Despite the reported deaths of two teenage patients, thecenter still in operation.
Methods used to at othercenters in South Africa include stranding patients inremote areas for three days, or prohibiting them fromtalking to, looking at, writing messages to, or touchinganother person while in treatment.
Malaysia’s drug treatment centers are commonly run byex-army personnel, and there are few trained paramed-ics or counselors.
Treatment is largely military-stylediscipline and drills in the hot sun. Methadone, aproven treatment for opioid dependence, is unavail-able in most centers.
Condoms are also unavailablein many centers, despite accounts of sexual behavioramong residents and between residents and guards.
Antiretroviral treatment is not available in most of Vietnam’s treatment centers, although HIV prevalence isreported at 75 percent.
Some centers conduct manda-tory HIV testing without informing those tested of theirresults.
Treatment of tuberculosis and other oppor-tunistic infections is also unavailable, except throughbribes, and there is no access to sterile injection equip-ment despite documented drug use in many centers.
Those interned in China’s centers are often offered littletreatment other than mandated chants such as “drugsare bad, I am bad,” long hours of forced labor, andmilitary-style drills.
Private and voluntary treatmentmethods include partial lobotomy through the insertionof heated needles clamped in place for up to a week todestroy brain tissue thought to be connected to crav-ings.
The technique is a variation of a Russian tech-nique in which very cold, rather than heated, rods wereused to destroy brain tissue.
This surgery is one forwhich families save and pay significant money, despitereports of adverse effects and widespread condemna-tion of such procedures as experimental and unethical.
One treatment center in India runs on the motto“changed when chained,” and shackles participants’legs together and loosens links the longer they remaindrug free.
Some centers administer drugs that havebeen discontinued in Europe due to their adverseeffects, while treatment with methadone or buprenor-phine, both on WHO’s list of essential medicines, isoften not available.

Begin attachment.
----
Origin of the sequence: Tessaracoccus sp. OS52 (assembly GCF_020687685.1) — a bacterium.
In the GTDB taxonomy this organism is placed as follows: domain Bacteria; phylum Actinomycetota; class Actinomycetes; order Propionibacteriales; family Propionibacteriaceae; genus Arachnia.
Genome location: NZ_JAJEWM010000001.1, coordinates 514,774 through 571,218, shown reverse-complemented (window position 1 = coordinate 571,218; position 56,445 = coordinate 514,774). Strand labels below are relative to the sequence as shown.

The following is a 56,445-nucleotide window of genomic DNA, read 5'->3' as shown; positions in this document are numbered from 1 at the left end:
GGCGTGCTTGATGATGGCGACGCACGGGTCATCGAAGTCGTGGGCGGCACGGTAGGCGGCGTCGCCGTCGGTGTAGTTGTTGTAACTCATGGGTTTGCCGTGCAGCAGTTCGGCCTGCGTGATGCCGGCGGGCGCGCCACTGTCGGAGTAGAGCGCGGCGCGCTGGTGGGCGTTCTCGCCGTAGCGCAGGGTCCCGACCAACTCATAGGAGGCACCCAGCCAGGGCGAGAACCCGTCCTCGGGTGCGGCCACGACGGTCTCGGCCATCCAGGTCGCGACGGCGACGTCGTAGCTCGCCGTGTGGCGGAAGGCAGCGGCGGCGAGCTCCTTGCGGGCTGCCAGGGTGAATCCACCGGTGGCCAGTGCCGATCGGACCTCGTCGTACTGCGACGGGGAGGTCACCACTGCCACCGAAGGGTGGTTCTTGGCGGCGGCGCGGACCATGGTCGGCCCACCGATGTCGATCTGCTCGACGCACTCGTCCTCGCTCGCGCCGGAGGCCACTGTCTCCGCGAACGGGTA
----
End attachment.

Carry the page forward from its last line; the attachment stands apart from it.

Throughout Eastern Europe and Central Asia, “narcolo-gists” charged with treating drug and alcohol addictionadminister hypnoid therapies used in Soviet times,where patients have ampoules or substances injectedunder the skin and are told that they will explodeand poison them if they drink or use drugs, or wherepatients are shown films with subliminal anti-addictionmessages.
Prescription of methadone or buprenor-phine, either for maintenance or detoxification, isillegal in Russia.
Human rights groups assert that drug treatment cen-ters in Vietnam are in reality forced labor camps, withinmates required to work long hours under extremelyharsh conditions
at far below market wages. Tasksincluded carrying heavy buckets of water and excre-ment, hauling clay on their shoulders,
or makingtrinkets for market sale. Those who fail to meet workquotas are isolated and punished severely.
One study in China found that detained IDUs reportedworking from 7 a.m. to 2 a.m., seven days a week,performing unpaid factory labor, with the threat of punishment, including beatings, if production quotaswere not met.
PUBLIC HEALTH FACT SHEET
Human Rights Abuses in the Name of Drug Treatment: Reports From the Field
“The Special Rapporteur wishes to recall that, from a human rights perspective, drug dependence shouldbe treated like any other health care condition. Consequently, he would like to reiterate that denial of medical treatment and/or absence of access to medical care in custodial situations may constitute cruel,inhuman or degrading treatment or punishment and is therefore prohibited under international humanrights law. Equally, subjecting persons to treatment or testing without their consent may constitute a vio-lation of the right to physical integrity. He would also like to stress that, in this regard, States have a posi-tive obligation to ensure the same access to prevention and treatment in places of detention as outside.”— Manfred Nowak
Special Rapporteur on torture and other cruel, inhuman or degrading treatment or punishment (Geneva, January 14, 2009)